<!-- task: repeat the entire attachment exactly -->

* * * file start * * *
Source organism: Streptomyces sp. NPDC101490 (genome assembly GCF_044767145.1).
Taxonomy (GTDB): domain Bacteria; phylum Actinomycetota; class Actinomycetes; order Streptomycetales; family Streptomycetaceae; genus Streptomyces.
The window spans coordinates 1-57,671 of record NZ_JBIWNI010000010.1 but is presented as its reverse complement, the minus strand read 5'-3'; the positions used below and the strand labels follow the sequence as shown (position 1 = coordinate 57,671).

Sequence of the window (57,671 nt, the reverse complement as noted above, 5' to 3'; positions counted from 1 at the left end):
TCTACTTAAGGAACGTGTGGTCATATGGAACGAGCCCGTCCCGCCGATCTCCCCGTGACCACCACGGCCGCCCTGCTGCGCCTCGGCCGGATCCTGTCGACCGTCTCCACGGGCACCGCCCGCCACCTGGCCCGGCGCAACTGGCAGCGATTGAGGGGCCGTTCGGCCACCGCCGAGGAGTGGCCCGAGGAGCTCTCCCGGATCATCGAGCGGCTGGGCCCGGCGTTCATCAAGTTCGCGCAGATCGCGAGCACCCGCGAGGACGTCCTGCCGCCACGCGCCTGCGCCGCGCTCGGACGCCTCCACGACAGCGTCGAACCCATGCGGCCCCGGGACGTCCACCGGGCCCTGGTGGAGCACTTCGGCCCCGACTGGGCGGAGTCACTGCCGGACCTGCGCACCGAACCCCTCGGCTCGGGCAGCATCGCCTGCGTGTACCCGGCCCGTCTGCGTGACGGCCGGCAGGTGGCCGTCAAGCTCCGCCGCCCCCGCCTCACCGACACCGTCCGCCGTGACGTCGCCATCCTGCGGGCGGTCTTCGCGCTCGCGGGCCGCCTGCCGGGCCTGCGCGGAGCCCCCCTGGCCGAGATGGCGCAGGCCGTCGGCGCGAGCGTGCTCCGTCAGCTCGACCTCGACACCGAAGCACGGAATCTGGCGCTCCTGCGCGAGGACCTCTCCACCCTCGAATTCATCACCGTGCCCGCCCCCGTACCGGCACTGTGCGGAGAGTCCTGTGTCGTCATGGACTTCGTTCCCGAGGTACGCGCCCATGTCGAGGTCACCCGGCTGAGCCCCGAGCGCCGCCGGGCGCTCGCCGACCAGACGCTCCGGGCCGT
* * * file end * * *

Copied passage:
Source organism: Streptomyces sp. NPDC101490 (genome assembly GCF_044767145.1).
Taxonomy (GTDB): domain Bacteria; phylum Actinomycetota; class Actinomycetes; order Streptomycetales; family Streptomycetaceae; genus Streptomyces.
The window spans coordinates 1-57,671 of record NZ_JBIWNI010000010.1 but is presented as its reverse complement, the minus strand read 5'-3'; the positions used below and the strand labels follow the sequence as shown (position 1 = coordinate 57,671).

Sequence of the window (57,671 nt, the reverse complement as noted above, 5' to 3'; positions counted from 1 at the left end):
TCTACTTAAGGAACGTGTGGTCATATGGAACGAGCCCGTCCCGCCGATCTCCCCGTGACCACCACGGCCGCCCTGCTGCGCCTCGGCCGGATCCTGTCGACCGTCTCCACGGGCACCGCCCGCCACCTGGCCCGGCGCAACTGGCAGCGATTGAGGGGCCGTTCGGCCACCGCCGAGGAGTGGCCCGAGGAGCTCTCCCGGATCATCGAGCGGCTGGGCCCGGCGTTCATCAAGTTCGCGCAGATCGCGAGCACCCGCGAGGACGTCCTGCCGCCACGCGCCTGCGCCGCGCTCGGACGCCTCCACGACAGCGTCGAACCCATGCGGCCCCGGGACGTCCACCGGGCCCTGGTGGAGCACTTCGGCCCCGACTGGGCGGAGTCACTGCCGGACCTGCGCACCGAACCCCTCGGCTCGGGCAGCATCGCCTGCGTGTACCCGGCCCGTCTGCGTGACGGCCGGCAGGTGGCCGTCAAGCTCCGCCGCCCCCGCCTCACCGACACCGTCCGCCGTGACGTCGCCATCCTGCGGGCGGTCTTCGCGCTCGCGGGCCGCCTGCCGGGCCTGCGCGGAGCCCCCCTGGCCGAGATGGCGCAGGCCGTCGGCGCGAGCGTGCTCCGTCAGCTCGACCTCGACACCGAAGCACGGAATCTGGCGCTCCTGCGCGAGGACCTCTCCACCCTCGAATTCATCACCGTGCCCGCCCCCGTACCGGCACTGTGCGGAGAGTCCTGTGTCGTCATGGACTTCGTTCCCGAGGTACGCGCCCATGTCGAGGTCACCCGGCTGAGCCCCGAGCGCCGCCGGGCGCTCGCCGACCAGACGCTCCGGGCCGT